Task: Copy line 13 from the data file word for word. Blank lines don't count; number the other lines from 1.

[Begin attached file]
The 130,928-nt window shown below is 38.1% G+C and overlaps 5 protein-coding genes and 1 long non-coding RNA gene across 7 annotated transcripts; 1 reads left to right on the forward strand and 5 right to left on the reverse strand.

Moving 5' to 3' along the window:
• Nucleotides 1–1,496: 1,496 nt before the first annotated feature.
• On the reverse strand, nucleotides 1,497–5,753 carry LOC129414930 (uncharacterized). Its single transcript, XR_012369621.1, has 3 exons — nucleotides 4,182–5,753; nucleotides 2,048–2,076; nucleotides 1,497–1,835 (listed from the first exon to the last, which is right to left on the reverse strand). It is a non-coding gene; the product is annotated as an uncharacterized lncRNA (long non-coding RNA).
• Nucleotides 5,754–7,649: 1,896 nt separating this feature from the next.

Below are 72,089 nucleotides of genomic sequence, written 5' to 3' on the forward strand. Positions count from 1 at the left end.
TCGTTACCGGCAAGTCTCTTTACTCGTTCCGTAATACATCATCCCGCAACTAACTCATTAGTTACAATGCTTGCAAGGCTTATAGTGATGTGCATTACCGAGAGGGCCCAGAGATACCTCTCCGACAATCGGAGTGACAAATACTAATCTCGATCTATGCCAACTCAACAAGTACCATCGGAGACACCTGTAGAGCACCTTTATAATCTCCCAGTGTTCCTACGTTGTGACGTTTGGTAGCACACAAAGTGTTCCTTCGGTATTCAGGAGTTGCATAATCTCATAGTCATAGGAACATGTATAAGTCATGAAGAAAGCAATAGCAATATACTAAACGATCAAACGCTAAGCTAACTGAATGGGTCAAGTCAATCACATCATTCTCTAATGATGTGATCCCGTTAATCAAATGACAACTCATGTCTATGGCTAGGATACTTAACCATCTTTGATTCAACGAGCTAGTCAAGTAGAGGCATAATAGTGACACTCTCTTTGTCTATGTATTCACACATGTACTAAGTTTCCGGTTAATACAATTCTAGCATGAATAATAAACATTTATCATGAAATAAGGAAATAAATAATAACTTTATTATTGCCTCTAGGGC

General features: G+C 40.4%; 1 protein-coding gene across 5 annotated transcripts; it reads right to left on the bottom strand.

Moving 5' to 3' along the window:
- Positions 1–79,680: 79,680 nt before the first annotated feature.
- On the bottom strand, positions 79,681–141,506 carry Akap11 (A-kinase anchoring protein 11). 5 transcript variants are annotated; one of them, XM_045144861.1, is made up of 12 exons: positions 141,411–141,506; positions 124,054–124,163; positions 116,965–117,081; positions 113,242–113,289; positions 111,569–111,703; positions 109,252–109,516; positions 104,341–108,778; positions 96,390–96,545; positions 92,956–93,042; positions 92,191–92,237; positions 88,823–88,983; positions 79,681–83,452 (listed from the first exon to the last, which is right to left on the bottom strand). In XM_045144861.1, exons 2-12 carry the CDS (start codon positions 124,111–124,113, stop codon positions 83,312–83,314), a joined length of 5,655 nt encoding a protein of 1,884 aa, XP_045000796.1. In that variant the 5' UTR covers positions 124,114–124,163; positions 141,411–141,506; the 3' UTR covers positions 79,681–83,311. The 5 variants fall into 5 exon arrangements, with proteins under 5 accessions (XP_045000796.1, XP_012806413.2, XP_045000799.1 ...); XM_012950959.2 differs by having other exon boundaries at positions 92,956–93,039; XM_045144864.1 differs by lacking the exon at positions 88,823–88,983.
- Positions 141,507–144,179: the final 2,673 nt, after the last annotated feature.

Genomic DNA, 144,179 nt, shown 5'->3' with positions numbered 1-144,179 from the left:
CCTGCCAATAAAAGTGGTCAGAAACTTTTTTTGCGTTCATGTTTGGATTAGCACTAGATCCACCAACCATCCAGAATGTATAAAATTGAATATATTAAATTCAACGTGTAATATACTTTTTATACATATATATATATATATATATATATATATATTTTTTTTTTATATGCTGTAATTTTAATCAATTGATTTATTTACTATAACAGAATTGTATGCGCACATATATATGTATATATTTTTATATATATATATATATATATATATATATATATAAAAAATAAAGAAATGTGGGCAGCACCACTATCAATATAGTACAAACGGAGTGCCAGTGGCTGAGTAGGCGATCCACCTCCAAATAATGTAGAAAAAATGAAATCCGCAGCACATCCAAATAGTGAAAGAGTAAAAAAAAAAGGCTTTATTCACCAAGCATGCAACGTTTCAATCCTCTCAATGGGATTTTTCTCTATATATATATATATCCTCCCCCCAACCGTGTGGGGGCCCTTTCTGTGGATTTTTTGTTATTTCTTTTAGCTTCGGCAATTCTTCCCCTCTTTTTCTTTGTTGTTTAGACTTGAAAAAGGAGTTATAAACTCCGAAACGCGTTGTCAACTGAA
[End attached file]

Genomic DNA, 144,179 nt, shown 5'->3' with positions numbered 1-144,179 from the left: